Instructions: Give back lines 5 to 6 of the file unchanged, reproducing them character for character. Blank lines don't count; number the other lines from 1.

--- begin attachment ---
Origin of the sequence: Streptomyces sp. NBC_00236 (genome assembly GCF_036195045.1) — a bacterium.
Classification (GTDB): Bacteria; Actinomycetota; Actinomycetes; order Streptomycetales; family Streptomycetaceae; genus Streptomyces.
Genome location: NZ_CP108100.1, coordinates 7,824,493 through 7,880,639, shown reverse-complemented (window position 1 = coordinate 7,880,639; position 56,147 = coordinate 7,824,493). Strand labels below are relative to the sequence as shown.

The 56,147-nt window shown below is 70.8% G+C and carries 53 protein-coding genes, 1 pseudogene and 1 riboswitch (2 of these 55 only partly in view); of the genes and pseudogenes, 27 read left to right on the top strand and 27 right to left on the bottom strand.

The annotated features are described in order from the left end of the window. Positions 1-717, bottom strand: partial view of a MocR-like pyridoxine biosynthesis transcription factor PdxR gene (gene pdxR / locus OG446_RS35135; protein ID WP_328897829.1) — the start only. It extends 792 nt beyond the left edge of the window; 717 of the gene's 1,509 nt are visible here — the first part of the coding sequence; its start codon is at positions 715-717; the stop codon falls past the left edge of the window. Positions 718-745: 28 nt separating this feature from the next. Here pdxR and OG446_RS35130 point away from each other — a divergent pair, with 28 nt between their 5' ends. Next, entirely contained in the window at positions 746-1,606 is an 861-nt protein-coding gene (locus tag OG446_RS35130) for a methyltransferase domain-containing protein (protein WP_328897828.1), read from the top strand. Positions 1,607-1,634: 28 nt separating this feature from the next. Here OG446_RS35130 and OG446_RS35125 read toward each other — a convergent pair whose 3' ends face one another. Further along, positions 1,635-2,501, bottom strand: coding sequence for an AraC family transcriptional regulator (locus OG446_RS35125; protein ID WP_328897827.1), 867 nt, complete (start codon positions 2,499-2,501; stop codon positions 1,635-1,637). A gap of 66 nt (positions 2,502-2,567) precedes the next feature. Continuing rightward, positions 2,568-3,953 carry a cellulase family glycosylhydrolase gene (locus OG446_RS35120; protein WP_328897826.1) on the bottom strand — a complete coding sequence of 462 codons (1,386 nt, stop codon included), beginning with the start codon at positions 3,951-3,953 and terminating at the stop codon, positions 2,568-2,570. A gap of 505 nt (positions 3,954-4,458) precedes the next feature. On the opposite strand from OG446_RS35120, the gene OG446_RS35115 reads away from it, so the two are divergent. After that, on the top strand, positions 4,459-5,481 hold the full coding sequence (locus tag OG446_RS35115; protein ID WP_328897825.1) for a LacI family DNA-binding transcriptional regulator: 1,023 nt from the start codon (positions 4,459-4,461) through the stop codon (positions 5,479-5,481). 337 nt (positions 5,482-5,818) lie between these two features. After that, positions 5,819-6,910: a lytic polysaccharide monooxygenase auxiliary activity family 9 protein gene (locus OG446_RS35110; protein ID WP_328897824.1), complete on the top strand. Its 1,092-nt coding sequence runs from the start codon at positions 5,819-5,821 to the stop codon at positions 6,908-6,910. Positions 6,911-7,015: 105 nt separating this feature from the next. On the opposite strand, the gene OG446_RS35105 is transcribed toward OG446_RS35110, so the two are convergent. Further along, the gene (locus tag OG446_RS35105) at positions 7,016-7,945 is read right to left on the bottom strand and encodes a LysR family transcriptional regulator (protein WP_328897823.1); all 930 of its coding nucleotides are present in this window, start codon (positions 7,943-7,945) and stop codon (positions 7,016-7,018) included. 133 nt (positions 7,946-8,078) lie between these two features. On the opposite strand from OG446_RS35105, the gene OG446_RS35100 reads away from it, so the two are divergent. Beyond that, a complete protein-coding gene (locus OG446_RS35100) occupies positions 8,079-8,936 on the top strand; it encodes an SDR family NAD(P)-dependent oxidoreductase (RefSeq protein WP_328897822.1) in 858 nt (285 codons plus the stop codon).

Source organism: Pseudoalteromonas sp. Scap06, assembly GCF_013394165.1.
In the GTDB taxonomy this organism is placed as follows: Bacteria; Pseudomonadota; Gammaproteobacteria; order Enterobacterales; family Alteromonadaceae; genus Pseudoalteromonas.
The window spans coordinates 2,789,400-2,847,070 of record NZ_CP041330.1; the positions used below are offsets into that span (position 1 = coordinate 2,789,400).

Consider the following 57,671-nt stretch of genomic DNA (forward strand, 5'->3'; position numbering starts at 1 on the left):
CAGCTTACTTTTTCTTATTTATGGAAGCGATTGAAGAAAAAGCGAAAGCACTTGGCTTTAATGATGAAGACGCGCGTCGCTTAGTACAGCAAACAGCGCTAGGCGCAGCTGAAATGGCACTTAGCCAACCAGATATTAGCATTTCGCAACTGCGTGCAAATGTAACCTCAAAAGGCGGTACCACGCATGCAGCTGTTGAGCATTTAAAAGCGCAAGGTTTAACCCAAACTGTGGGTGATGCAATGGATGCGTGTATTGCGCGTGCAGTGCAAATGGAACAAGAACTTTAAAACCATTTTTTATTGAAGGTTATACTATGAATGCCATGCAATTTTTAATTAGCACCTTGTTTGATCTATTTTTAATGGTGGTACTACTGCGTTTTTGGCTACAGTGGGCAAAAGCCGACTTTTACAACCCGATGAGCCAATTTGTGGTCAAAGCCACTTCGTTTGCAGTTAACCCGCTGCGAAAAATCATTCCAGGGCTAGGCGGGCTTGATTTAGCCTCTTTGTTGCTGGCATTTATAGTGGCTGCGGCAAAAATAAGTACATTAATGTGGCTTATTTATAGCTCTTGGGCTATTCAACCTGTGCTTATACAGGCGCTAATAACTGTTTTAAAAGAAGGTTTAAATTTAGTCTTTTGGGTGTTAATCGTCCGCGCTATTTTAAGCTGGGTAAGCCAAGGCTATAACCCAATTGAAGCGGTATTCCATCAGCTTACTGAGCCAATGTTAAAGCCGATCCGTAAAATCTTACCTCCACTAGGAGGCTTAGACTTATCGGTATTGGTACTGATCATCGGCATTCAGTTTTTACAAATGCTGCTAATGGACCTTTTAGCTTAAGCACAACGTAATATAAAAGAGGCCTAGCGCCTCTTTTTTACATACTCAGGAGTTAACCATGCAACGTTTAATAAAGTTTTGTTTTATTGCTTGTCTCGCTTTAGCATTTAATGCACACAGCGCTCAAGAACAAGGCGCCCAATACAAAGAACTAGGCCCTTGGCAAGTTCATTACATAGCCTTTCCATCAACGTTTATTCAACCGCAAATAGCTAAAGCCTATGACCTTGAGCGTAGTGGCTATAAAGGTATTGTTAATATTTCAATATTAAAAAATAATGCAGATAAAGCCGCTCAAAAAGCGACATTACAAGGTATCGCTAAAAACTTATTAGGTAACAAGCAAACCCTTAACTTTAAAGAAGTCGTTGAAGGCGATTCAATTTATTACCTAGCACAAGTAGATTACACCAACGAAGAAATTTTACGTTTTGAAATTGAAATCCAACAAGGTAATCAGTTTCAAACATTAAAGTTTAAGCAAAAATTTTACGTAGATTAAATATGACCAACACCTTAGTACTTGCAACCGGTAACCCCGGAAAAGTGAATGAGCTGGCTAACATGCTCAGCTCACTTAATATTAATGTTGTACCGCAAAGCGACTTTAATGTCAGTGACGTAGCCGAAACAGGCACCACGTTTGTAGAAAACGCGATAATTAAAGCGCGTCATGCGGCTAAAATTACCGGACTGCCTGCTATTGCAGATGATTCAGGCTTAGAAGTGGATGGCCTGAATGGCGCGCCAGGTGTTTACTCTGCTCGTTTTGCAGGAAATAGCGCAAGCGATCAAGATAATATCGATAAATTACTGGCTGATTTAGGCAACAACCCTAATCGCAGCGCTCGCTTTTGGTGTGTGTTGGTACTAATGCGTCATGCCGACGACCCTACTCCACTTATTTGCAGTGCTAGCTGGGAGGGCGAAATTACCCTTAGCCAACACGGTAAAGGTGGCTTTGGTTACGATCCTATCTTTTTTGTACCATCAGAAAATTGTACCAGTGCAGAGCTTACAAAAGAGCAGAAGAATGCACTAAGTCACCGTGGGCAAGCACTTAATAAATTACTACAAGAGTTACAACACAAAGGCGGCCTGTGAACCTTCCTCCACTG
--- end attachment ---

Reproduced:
The annotated features are described in order from the left end of the window. Positions 1-717, bottom strand: partial view of a MocR-like pyridoxine biosynthesis transcription factor PdxR gene (gene pdxR / locus OG446_RS35135; protein ID WP_328897829.1) — the start only. It extends 792 nt beyond the left edge of the window; 717 of the gene's 1,509 nt are visible here — the first part of the coding sequence; its start codon is at positions 715-717; the stop codon falls past the left edge of the window. Positions 718-745: 28 nt separating this feature from the next. Here pdxR and OG446_RS35130 point away from each other — a divergent pair, with 28 nt between their 5' ends. Next, entirely contained in the window at positions 746-1,606 is an 861-nt protein-coding gene (locus tag OG446_RS35130) for a methyltransferase domain-containing protein (protein WP_328897828.1), read from the top strand. Positions 1,607-1,634: 28 nt separating this feature from the next. Here OG446_RS35130 and OG446_RS35125 read toward each other — a convergent pair whose 3' ends face one another. Further along, positions 1,635-2,501, bottom strand: coding sequence for an AraC family transcriptional regulator (locus OG446_RS35125; protein ID WP_328897827.1), 867 nt, complete (start codon positions 2,499-2,501; stop codon positions 1,635-1,637). A gap of 66 nt (positions 2,502-2,567) precedes the next feature. Continuing rightward, positions 2,568-3,953 carry a cellulase family glycosylhydrolase gene (locus OG446_RS35120; protein WP_328897826.1) on the bottom strand — a complete coding sequence of 462 codons (1,386 nt, stop codon included), beginning with the start codon at positions 3,951-3,953 and terminating at the stop codon, positions 2,568-2,570. A gap of 505 nt (positions 3,954-4,458) precedes the next feature. On the opposite strand from OG446_RS35120, the gene OG446_RS35115 reads away from it, so the two are divergent. After that, on the top strand, positions 4,459-5,481 hold the full coding sequence (locus tag OG446_RS35115; protein ID WP_328897825.1) for a LacI family DNA-binding transcriptional regulator: 1,023 nt from the start codon (positions 4,459-4,461) through the stop codon (positions 5,479-5,481). 337 nt (positions 5,482-5,818) lie between these two features. After that, positions 5,819-6,910: a lytic polysaccharide monooxygenase auxiliary activity family 9 protein gene (locus OG446_RS35110; protein ID WP_328897824.1), complete on the top strand. Its 1,092-nt coding sequence runs from the start codon at positions 5,819-5,821 to the stop codon at positions 6,908-6,910. Positions 6,911-7,015: 105 nt separating this feature from the next. On the opposite strand, the gene OG446_RS35105 is transcribed toward OG446_RS35110, so the two are convergent. Further along, the gene (locus tag OG446_RS35105) at positions 7,016-7,945 is read right to left on the bottom strand and encodes a LysR family transcriptional regulator (protein WP_328897823.1); all 930 of its coding nucleotides are present in this window, start codon (positions 7,943-7,945) and stop codon (positions 7,016-7,018) included. 133 nt (positions 7,946-8,078) lie between these two features. On the opposite strand from OG446_RS35105, the gene OG446_RS35100 reads away from it, so the two are divergent. Beyond that, a complete protein-coding gene (locus OG446_RS35100) occupies positions 8,079-8,936 on the top strand; it encodes an SDR family NAD(P)-dependent oxidoreductase (RefSeq protein WP_328897822.1) in 858 nt (285 codons plus the stop codon).

Source organism: Pseudoalteromonas sp. Scap06, assembly GCF_013394165.1.